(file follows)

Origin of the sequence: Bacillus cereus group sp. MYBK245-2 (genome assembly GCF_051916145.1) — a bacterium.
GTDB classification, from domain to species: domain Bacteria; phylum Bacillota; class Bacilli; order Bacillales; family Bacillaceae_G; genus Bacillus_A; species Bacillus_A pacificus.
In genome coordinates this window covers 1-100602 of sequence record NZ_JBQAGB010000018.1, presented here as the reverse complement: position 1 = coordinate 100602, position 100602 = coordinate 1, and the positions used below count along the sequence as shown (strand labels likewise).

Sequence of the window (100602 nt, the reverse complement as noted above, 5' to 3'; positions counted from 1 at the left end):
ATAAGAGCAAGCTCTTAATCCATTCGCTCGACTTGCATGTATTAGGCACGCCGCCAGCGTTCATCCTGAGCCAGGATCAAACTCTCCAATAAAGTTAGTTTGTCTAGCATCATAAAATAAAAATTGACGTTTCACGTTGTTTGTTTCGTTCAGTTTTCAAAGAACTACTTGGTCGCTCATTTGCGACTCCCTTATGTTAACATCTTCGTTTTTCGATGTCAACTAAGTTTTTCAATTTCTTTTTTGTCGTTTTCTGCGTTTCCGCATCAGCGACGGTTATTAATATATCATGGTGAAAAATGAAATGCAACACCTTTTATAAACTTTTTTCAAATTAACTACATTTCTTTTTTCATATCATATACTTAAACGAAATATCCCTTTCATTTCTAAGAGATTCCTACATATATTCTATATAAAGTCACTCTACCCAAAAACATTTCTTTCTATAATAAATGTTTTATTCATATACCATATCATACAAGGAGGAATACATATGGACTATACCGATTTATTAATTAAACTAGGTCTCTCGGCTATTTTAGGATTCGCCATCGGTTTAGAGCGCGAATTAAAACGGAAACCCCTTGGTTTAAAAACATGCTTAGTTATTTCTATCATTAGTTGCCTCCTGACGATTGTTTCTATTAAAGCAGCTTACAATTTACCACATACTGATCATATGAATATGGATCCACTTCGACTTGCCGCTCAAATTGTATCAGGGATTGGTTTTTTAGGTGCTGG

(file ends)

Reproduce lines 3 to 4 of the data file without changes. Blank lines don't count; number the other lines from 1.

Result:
In genome coordinates this window covers 1-100602 of sequence record NZ_JBQAGB010000018.1, presented here as the reverse complement: position 1 = coordinate 100602, position 100602 = coordinate 1, and the positions used below count along the sequence as shown (strand labels likewise).

Sequence of the window (100602 nt, the reverse complement as noted above, 5' to 3'; positions counted from 1 at the left end):